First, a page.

But so are you, even without the certification.

We can all encourage each other to let our voices ring out, clear, true and strong. To say what’s really on our minds. To fall in love with our own voices.

The world needs your authentic truth spoken in your authentic voice. Don’t hold back.

Speak with power and confidence; be remembered and be inspirational. 

HONE Your Message is coming to Toastmasters for Speaking Professionals October 17th. Stay tuned for details.

If peaceful conflict resolution is in your wheelhouse, come to the Oregon Mediation Associations’ 31st Annual Conference November 3rd & 4th in Portland, where I will be presenting HONE Your Message.

If you found this post helpful, please spread the love and pass it along to a friend!

Authentically Yours, Laura

Simply Authentic…Your Soul Voice is Calling. The Dude in New York City – Help Me Find Him

Simply Authentic…Your Soul Voice is Calling. The Dude in New York City – Help Me Find Him

The Dude in New York City – Help Me Find Him

In October of 1985, at the age of 21, I went to New York City for four days.

For a South Dakota farm girl, this was a very big deal.

My boyfriend at the time was stationed at an Army base in Maryland. Jeff made all the arrangements. I was so excited. New York City!

His car broke down right on the Jersey/NY border, as we saw the lights of the big city from the turnpike. We had to get the vehicle to a garage for repairs…but that didn’t stop our adventure. Looking back, I’m amazed how calm Jeff was through all of this. Well…he was Army-trained…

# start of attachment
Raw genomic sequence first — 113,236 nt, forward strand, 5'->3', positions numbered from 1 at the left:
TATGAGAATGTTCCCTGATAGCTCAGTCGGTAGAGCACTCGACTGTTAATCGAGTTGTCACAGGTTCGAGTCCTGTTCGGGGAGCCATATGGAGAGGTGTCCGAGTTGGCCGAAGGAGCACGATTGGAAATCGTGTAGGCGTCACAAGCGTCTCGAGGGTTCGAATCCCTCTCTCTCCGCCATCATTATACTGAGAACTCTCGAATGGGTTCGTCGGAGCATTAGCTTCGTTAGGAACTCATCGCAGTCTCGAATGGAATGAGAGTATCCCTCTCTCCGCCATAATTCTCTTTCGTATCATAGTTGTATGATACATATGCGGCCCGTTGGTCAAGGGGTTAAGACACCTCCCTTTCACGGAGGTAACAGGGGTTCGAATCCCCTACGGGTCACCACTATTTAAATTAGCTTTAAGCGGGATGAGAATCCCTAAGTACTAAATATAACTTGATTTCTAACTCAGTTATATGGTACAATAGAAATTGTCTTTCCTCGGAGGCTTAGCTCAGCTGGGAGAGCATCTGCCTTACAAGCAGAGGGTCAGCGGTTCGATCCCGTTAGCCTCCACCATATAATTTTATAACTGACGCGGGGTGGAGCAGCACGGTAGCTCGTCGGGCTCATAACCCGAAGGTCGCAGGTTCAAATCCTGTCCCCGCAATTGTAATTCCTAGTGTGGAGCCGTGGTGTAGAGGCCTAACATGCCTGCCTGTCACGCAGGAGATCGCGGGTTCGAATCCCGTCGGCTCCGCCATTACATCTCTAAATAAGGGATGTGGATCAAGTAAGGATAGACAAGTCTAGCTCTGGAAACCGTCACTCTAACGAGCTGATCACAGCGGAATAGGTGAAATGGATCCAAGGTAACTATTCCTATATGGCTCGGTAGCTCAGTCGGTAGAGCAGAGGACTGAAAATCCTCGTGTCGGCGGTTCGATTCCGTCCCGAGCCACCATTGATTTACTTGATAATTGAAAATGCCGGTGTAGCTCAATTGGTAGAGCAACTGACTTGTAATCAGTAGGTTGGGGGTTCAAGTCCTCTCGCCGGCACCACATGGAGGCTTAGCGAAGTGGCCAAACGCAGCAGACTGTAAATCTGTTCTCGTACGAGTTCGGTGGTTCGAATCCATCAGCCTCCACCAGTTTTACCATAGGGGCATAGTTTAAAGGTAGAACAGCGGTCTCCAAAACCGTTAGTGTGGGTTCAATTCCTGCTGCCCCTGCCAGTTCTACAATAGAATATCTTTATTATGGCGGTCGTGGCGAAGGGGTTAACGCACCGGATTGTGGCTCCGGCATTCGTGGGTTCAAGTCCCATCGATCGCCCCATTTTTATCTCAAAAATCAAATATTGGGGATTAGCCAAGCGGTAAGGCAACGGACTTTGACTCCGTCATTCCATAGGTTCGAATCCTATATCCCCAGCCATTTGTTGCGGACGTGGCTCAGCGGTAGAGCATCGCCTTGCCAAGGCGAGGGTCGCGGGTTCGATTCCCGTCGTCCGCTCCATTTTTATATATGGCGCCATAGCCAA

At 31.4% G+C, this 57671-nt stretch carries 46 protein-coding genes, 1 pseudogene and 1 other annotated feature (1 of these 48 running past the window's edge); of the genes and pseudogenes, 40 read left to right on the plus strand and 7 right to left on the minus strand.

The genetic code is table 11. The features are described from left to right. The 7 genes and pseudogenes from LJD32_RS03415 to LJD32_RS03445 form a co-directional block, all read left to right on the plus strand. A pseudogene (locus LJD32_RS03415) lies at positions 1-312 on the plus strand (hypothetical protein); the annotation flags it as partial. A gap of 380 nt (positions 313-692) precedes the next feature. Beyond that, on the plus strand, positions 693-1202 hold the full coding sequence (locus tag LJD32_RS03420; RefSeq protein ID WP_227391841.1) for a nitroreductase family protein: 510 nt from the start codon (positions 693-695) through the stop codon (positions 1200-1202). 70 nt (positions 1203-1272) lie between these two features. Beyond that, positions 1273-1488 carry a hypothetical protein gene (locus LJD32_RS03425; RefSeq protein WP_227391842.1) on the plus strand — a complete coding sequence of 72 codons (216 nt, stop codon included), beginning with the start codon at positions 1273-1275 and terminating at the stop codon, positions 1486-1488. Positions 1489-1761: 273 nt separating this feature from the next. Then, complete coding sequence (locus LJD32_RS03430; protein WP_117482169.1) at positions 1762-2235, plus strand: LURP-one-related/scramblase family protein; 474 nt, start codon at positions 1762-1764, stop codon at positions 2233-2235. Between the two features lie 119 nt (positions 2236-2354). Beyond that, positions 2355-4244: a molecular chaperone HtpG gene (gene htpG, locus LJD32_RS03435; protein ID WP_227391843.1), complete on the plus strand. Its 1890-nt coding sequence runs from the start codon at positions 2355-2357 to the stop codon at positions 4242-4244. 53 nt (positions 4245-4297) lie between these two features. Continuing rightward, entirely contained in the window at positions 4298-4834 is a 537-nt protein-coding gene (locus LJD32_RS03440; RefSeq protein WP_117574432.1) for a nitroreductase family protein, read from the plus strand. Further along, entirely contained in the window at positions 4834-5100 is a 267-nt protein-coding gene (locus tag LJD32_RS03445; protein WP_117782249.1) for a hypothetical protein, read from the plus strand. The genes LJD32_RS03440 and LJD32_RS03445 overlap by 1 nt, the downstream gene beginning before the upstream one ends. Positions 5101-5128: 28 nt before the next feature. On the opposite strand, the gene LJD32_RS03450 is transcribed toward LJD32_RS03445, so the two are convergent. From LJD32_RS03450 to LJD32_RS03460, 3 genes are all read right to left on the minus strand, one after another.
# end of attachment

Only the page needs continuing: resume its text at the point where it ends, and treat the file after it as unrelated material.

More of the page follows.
We stayed in an old and beautiful hotel in downtown Manhattan. I had my first baklava at a real Greek bakery, and my first escargots (which was like eating pencil erasers with lots of garlic and butter, but the rest of the meal was great!) at a real French restaurant.

We walked up and down 5th Avenue and Broadway for hours. Sadly, the ticket line was too long for an off-Broadway show.  I was mesmerized by the women in long, white designer dresses, one of them playing a harp, upstairs in Bloomingdales. I fell in love with Giorgio Beverly Hills perfume then and there, bought a bottle, and donned my body in only that fragrance – then it’s successor, Red – for over a decade.

Perhaps I was already doused in the orange blossom, bergamot, jasmine, sandalwood and vanilla notes of Giorgio when we saw “The Dude,” as I’m calling him now.

The Dude sported leather, chains, a mohawk, sunglasses and a strut as serious as his cockiness. He should have been scary to me. He kind of was. He looked scary, but he didn’t feel scary. There’s a difference, you know.

I was dying to take his picture. I surreptitiously wrangled the camera so he wouldn’t see it…but he did all the same.

He snapped his head my direction and asked, with a whole lot of voice and a whole lot of attitude, “You wanna take my picture?!”

I, humbly and meekly, nodded and said, “Yes, please, if you don’t mind.”

The Dude turned to the plate glass window to his left, looked at his reflection, flipped his head down over his waist, fluffed his mohawk, flipped back up, put his hands on his hips, and turned to me with a smile. “I’m ready now!”

I clicked.

And I got it.

The Dude had his voice, even if it was just his voice right then during the punk rock era.

I’d love to connect with him again, and let him know how many times I’ve told this story, and what an impact those five minutes had on my life. I wonder if he remembers, too. Pass along this video and join the search for The Dude, will you?

 

Authentic Performance Voice Lab Sunday August 13th, 2:00- 4:00 at Sacred Money Studios & Prosperity Pie Shoppe! Speak with power and confidence; be remembered and be inspirational. 

If you found this post helpful, please spread the love and pass it along to a friend!

Authentically Yours, Laura